Although a report by the congressionally mandated Commission on the Prevention of Weapons of Mass Destruction, Proliferation, and Terrorism concluded that biological or nuclear weapons were very likely to be unleashed in the years soon after 2001, what Americans actually have experienced are relatively low-tech threats. Yet even under a new administration, extraordinary domestic and international policies enacted by the U.S. government in the wake of 9/11 remain unchanged. Political scientist and former FBI consultant Michael Barkun argues that a nonrational, emotion-driven obsession with dangers that cannot be seen has played and continues to play an underrecognized role in sustaining the climate of fear that drives the U.S. war on terror.

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Checklist for Change

Making American Higher Education a Sustainable Enterprise

Robert Zemsky

Almost every day American higher education is making news with a list of problems that includes the incoherent nature of the curriculum, the resistance of the faculty to change, and the influential role of the federal government both through major investments in student aid and intrusive policies. Checklist for Change not only diagnoses these problems, but also provides constructive recommendations for practical change.

Robert Zemsky details the complications that have impeded every credible reform intended to change American higher education. He demythologizes such initiatives as the Morrill Act, the GI Bill, and the Higher Education Act of 1972, shedding new light on their origins and the ways they have shaped higher education in unanticipated and not commonly understood ways. Next, he addresses overly simplistic arguments about the causes of the problems we face and builds a convincing argument that well-intentioned actions have combined to create the current mess for which everyone is to blame.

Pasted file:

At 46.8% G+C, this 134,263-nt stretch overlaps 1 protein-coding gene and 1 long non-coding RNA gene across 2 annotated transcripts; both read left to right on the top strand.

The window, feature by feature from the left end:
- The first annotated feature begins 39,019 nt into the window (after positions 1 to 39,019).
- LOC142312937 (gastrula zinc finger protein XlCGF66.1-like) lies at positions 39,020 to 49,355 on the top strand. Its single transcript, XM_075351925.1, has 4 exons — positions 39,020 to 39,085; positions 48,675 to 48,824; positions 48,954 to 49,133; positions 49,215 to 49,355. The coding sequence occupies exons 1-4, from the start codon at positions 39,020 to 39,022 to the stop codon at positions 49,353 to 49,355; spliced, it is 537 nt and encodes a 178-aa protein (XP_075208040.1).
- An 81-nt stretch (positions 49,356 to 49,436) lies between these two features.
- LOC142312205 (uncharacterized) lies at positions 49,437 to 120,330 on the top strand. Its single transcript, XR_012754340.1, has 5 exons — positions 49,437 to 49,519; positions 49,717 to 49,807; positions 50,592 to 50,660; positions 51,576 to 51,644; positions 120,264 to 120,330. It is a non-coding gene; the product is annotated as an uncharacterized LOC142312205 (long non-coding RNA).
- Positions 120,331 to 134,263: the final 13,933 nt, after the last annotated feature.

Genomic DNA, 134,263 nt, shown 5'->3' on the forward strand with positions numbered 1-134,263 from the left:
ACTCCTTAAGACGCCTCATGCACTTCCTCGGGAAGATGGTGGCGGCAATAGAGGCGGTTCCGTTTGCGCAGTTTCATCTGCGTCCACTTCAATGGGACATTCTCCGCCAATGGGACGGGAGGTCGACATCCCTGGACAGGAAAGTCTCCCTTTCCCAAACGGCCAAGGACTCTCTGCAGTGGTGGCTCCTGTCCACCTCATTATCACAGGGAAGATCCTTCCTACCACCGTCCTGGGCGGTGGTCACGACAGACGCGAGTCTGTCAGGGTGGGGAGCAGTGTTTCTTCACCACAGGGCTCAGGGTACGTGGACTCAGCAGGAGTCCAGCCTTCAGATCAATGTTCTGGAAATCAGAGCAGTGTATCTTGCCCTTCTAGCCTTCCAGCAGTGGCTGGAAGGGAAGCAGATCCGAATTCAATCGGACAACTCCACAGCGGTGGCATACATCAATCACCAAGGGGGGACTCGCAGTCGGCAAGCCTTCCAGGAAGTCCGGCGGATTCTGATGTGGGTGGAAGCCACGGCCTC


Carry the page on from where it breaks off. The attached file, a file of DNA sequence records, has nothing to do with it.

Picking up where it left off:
Using provocative case studies, Zemsky describes the reforms being implemented at a few institutions with the hope that these might serve as harbingers of the kinds of change needed: the University of Minnesota at Rochester’s compact curriculum in the health sciences only, Whittier College’s emphasis on learning outcomes, and the University of Wisconsin Oshkosh’s coherent overall curriculum.

In conclusion, Zemsky describes the principal changes that must occur not singly but in combination. These include a fundamental recasting of federal financial aid; new mechanisms for better channeling the competition among colleges and universities; recasting the undergraduate curriculum; and a stronger, more collective faculty voice in governance that defines not why, but how the enterprise must change.

Chimeras, Hybrids, and Interspecies Research Cover

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Chimeras, Hybrids, and Interspecies Research

Politics and Policymaking

In his 2006 State of the Union speech, President George W. Bush asked the U.S. Congress to prohibit the most egregious abuses of medical research, such as the creation of animalûhuman hybrids. The president's message echoed that of a 2004 report by the Pr